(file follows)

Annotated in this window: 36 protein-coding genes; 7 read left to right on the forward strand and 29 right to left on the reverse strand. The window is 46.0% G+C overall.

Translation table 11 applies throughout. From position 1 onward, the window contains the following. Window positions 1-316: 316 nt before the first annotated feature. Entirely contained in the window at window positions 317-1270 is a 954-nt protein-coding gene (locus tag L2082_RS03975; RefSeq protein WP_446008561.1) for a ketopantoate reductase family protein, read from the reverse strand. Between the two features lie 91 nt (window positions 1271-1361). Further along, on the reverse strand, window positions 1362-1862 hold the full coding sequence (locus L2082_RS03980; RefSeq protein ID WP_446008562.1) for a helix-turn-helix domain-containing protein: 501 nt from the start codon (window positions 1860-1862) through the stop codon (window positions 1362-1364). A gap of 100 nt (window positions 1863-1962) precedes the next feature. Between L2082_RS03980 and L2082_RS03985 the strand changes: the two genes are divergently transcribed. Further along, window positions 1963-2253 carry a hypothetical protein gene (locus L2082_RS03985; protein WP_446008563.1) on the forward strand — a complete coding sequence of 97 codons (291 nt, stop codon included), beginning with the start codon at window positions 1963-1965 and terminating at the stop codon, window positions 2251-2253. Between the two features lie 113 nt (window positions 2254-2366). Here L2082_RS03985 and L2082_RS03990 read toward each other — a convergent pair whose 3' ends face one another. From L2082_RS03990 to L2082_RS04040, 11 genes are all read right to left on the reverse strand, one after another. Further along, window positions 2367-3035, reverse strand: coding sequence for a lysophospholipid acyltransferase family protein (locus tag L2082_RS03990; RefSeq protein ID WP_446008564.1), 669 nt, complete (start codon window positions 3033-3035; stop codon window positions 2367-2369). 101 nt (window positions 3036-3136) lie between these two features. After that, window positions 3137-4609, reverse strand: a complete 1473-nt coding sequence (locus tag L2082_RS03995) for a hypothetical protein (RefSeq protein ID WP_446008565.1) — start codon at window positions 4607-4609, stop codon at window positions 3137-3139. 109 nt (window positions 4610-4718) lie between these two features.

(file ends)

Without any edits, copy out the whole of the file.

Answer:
Annotated in this window: 36 protein-coding genes; 7 read left to right on the forward strand and 29 right to left on the reverse strand. The window is 46.0% G+C overall.

Translation table 11 applies throughout. From position 1 onward, the window contains the following. Window positions 1-316: 316 nt before the first annotated feature. Entirely contained in the window at window positions 317-1270 is a 954-nt protein-coding gene (locus tag L2082_RS03975; RefSeq protein WP_446008561.1) for a ketopantoate reductase family protein, read from the reverse strand. Between the two features lie 91 nt (window positions 1271-1361). Further along, on the reverse strand, window positions 1362-1862 hold the full coding sequence (locus L2082_RS03980; RefSeq protein ID WP_446008562.1) for a helix-turn-helix domain-containing protein: 501 nt from the start codon (window positions 1860-1862) through the stop codon (window positions 1362-1364). A gap of 100 nt (window positions 1863-1962) precedes the next feature. Between L2082_RS03980 and L2082_RS03985 the strand changes: the two genes are divergently transcribed. Further along, window positions 1963-2253 carry a hypothetical protein gene (locus L2082_RS03985; protein WP_446008563.1) on the forward strand — a complete coding sequence of 97 codons (291 nt, stop codon included), beginning with the start codon at window positions 1963-1965 and terminating at the stop codon, window positions 2251-2253. Between the two features lie 113 nt (window positions 2254-2366). Here L2082_RS03985 and L2082_RS03990 read toward each other — a convergent pair whose 3' ends face one another. From L2082_RS03990 to L2082_RS04040, 11 genes are all read right to left on the reverse strand, one after another. Further along, window positions 2367-3035, reverse strand: coding sequence for a lysophospholipid acyltransferase family protein (locus tag L2082_RS03990; RefSeq protein ID WP_446008564.1), 669 nt, complete (start codon window positions 3033-3035; stop codon window positions 2367-2369). 101 nt (window positions 3036-3136) lie between these two features. After that, window positions 3137-4609, reverse strand: a complete 1473-nt coding sequence (locus tag L2082_RS03995) for a hypothetical protein (RefSeq protein ID WP_446008565.1) — start codon at window positions 4607-4609, stop codon at window positions 3137-3139. 109 nt (window positions 4610-4718) lie between these two features.